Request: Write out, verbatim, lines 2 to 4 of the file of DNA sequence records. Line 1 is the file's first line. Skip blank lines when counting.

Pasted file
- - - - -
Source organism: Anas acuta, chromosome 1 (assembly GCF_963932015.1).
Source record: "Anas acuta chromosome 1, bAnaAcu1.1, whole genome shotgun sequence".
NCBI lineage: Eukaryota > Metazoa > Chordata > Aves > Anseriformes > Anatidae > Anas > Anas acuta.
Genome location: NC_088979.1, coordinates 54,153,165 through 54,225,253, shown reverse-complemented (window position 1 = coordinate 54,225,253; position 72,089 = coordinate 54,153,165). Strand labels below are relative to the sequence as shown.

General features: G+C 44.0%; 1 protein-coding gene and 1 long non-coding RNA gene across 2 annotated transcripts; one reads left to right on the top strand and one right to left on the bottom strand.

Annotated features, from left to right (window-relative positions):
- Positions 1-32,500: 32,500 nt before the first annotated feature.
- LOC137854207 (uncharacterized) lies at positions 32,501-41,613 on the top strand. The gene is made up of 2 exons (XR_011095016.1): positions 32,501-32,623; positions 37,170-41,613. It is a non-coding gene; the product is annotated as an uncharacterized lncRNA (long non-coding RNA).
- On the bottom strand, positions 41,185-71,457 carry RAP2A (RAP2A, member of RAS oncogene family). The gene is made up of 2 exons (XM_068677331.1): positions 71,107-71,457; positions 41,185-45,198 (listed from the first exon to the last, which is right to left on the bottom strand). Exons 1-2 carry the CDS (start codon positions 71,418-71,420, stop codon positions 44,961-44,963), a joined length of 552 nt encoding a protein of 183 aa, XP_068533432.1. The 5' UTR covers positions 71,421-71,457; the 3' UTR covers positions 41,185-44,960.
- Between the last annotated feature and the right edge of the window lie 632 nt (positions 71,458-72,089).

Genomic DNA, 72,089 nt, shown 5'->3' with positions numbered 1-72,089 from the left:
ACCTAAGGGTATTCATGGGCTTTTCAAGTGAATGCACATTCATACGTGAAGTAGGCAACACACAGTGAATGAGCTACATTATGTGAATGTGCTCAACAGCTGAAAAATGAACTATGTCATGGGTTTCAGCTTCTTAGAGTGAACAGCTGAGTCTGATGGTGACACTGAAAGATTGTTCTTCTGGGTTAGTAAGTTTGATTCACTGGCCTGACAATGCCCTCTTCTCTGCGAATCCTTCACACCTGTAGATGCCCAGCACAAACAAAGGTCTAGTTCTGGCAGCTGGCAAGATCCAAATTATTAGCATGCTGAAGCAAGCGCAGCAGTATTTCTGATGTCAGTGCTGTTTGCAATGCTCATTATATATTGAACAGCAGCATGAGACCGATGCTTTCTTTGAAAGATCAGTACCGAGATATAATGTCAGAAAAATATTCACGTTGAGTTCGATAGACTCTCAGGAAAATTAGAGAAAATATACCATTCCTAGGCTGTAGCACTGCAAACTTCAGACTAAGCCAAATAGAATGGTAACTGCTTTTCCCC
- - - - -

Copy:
Source record: "Anas acuta chromosome 1, bAnaAcu1.1, whole genome shotgun sequence".
NCBI lineage: Eukaryota > Metazoa > Chordata > Aves > Anseriformes > Anatidae > Anas > Anas acuta.
Genome location: NC_088979.1, coordinates 54,153,165 through 54,225,253, shown reverse-complemented (window position 1 = coordinate 54,225,253; position 72,089 = coordinate 54,153,165). Strand labels below are relative to the sequence as shown.